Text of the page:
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Project simulates the combustion process in an engine. It uses spare parts lying around the house to
simulate a piston and cylinder. In addition, it uses a LittleBits motor, LED and Arduino board to simulate the actions of the engine parts.

Total Build Time: 2-3 hours

· Piston and cylinder construction – 2 hours

· LittleBits motor assembly – 5 minutes

· LittleBits LED assembly – 5 minutes

· Arduino coding – 10 mins

· Testing and timing – 15 minutes

Step 1: Gather All the Parts Needed for This Project.

LittleBits:

· (2) 9v batteries and connector cables

· (2) power supplies

· (1) LittleBits Arduino board

· (1) motor

· (1) LED

· (3) connector wires

Note: the LittleBits parts are from the Deluxe Kit. I used two power supplies because (1) 9v battery doesn’t have enough power to run the whole project effectively. The assembly is a little extra work but your project will have better results.

Faux Engine Parts:

· MDF board or plywood

· Styrofoam

· Large paperclips

· Lightweight dowel

· Plastic can or cylindrical object

· Twist ties/zip ties

· Metal strapping

· Spark plug (optional)

· Cardboard (optional)

Tools:

· Jigsaw

· Drill and drill bits

· Deck screws

· Pliers

· Paint

Step 2: Build the Upright Stand.

Cut 12” x 18”
rectangle out of ½” thick board. For this project, I used MDF but plywood is just as effective. After it was cut, create a support structure that allows the board to stand upright.

The image below is a close up of the left side of the board. You’ll see two triangular wedges cut from MDF and a secondary support cut from 2” x 2” scrap wood. Circled are (3) deck screws drilled into each side. You’ll probably want to drill pilot holes, then drill the front deck screw and marry the board and 2”x 2”, then drill and attach the triangular wedge to the 2” x 2”. Drilling into the side edge of the board itself is not a good idea as it can split the wood.

Optional Step: once your board can stand securely upright, go ahead and paint it.

Step 3: Build the Piston.

If you’re not familiar with engines and don’t want to do a lot of research on it, take a look at this GIF from Wikipedia.org: http://en.wikipedia.org/wiki/Internal_combustion_engine#mediaviewer/File:4StrokeEngine_Ortho_3D_Small.gif

The key to building our piston projects is creating its three parts with lightweight materials. The lighter the weight, the easier it is for the LittleBits Motor to move it. An actual piston needs to be created from tough metals strong enough to move a vehicle. The piston itself is puck-shaped with a hole through the side of it. This allows the connecting rod to connect to the piston and move in a pivoting motion. Various types of connecting rods are show in the second image. The smaller hole will connect to the piston pin and the larger hole at the bottom of the rod will connect to the crank shaft.

To create the piston, I cut about 3” off of a Styrofoam pool noodle. Not only is it lightweight, but it is hollow in the middle to allow for the connecting rod.

To create the pin, I straightened and cut a paperclip a little longer than the width of the piston we just created.

To create the connecting rod, I used the handle to a foam paint brush. The handle is very light weight. I cut the top of it off right below the foam then sanded down the rough spots. Next, attach a very small drill bit to your drill and create two holes on the side of the rod, both facing the same direction. Don’t make the holes too large, but big enough that the paperclip/pin can pass through it freely.

When the holes are created, place one end of the rod into the
foam/piston. This next part is a bit tricky as we’re going to try to push the paperclip/pin through the side of the foam, get it through the hole of the handle/rod and then push through into the other side of the piston. Try to insert the pin somewhere on the lower half of the piston and be sure the paperclip (end to end) is completely straight across and parallel to the top and bottom of the piston.

TEST: wiggle the piston rod back and forth. If there is any resistance, make sure the hole in the rod is large enough. If the rod doesn’t have enough room in the piston to move back and forth, you may need to carve out a large area inside the piston.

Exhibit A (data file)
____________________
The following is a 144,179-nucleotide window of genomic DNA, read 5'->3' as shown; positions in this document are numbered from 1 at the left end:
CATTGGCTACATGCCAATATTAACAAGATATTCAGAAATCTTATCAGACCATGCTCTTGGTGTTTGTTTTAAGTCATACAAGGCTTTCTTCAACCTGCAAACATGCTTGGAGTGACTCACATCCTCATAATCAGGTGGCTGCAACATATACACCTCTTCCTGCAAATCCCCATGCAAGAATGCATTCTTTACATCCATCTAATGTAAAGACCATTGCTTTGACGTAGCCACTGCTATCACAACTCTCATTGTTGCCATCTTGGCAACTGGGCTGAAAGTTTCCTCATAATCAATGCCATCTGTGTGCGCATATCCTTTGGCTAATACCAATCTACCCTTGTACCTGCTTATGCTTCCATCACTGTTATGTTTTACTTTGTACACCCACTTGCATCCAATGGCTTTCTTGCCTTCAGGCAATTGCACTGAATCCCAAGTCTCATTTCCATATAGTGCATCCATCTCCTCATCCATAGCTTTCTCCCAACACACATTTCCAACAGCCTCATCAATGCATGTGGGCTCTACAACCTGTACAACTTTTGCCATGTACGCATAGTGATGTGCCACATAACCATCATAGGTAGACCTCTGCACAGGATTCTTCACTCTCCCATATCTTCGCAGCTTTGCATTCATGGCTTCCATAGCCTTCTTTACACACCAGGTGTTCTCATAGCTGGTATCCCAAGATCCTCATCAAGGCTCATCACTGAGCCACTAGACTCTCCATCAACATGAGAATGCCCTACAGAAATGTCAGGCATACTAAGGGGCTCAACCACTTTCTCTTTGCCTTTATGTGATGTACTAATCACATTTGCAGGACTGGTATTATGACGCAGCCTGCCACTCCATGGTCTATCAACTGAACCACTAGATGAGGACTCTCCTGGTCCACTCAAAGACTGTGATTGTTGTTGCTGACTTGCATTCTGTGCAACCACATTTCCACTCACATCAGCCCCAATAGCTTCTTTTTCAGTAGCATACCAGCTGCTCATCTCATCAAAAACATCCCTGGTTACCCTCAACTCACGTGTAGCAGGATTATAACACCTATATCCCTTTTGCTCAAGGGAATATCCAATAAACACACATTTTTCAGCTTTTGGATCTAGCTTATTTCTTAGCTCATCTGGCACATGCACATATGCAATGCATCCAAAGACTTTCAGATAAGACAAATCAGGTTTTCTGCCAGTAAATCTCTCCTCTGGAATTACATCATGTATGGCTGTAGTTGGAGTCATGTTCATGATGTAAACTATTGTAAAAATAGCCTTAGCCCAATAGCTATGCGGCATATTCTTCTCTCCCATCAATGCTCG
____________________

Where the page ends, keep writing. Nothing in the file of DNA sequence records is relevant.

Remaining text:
Step 4: Build the Crank Shaft.

The crank shaft is what connects the piston rod to the motor. If you’re interested in how a crank shaft works, click on this link: http://en.wikipedia.org/wiki/Crank_shaft#mediaviewer/File:Cshaft.gif

The good news is to create the crank shaft is very simple. All we need is a large paperclip. Straighten out the paperclip except for the smaller inside loop; that loop will later be connected to the motor. Using the image below as a guide, use pliers to bend the clip in a Z or S shape. You’ll want about 1 ½“to 2” clearance from the board, then a downward bend about 2” long. The next bend allows about 1 ½” to go through the connecting rod/piston arm, then one last bend to secure the paperclip so the rod doesn’t fall off.

Drill a hole into the board that’s a little larger than the paperclip.
The hole should be high enough the when the piston sits at its lowest position, it’s not hitting the surface/table below.

TEST: run the paperclip through the hole, then with one hand hold the paperclip and with the other move the piston in a full circle so the paperclip has spun all the way around. If needed, make any adjustments to the parts you’ve assembled. On the board, mark the highest point the top of the piston is able to reach and the lowest point the bottom of your piston is able to reach. This will be important for cylinder placement in step 5.

Step 5: Build the Cylinder.

The cylinder is the canal-like pathway in which the piston travels. Most vehicles have a 4, 6 or 8 cylinder engine. Each cylinder has a piston and all of those pistons are connected to the same crank shaft. We’re only creating a partial cylinder, otherwise the piston would be fully enclosed and not visible. I wound up using an empty, plastic paint can and cut off the top and bottom, then cut it in half, right down the middle from top to bottom. Make sure the height of the can is at least the distance between the two points you marked in step 4.

Using about 8” of metal strapping and (2) deck screws, I fastened one half of the plastic paint can to the MDF board. I took the other half of the can and duct taped it to the one I just secured. The duct tape not only keeps the two halves together, it creates a frictionless surface for the piston to travel.

Another issue with piston travel is gravity. With my project, the piston kept falling forward, so I had to create a support that mimicked what would have been the other half of the cylinder wall. Using (3) large paperclips, I made a rail for the piston to travel. Straighten them all out and form two of them into staple-like shapes. Place one at each edge of the cylinder, then duct tape to the cylinder wall. For the last paperclip, do the same thing you did when creating the piston pin, except spear through the upper portion of the piston. Hopefully your paperclip is long enough that it will allow you wrap the ends loosely around the two rails you just made.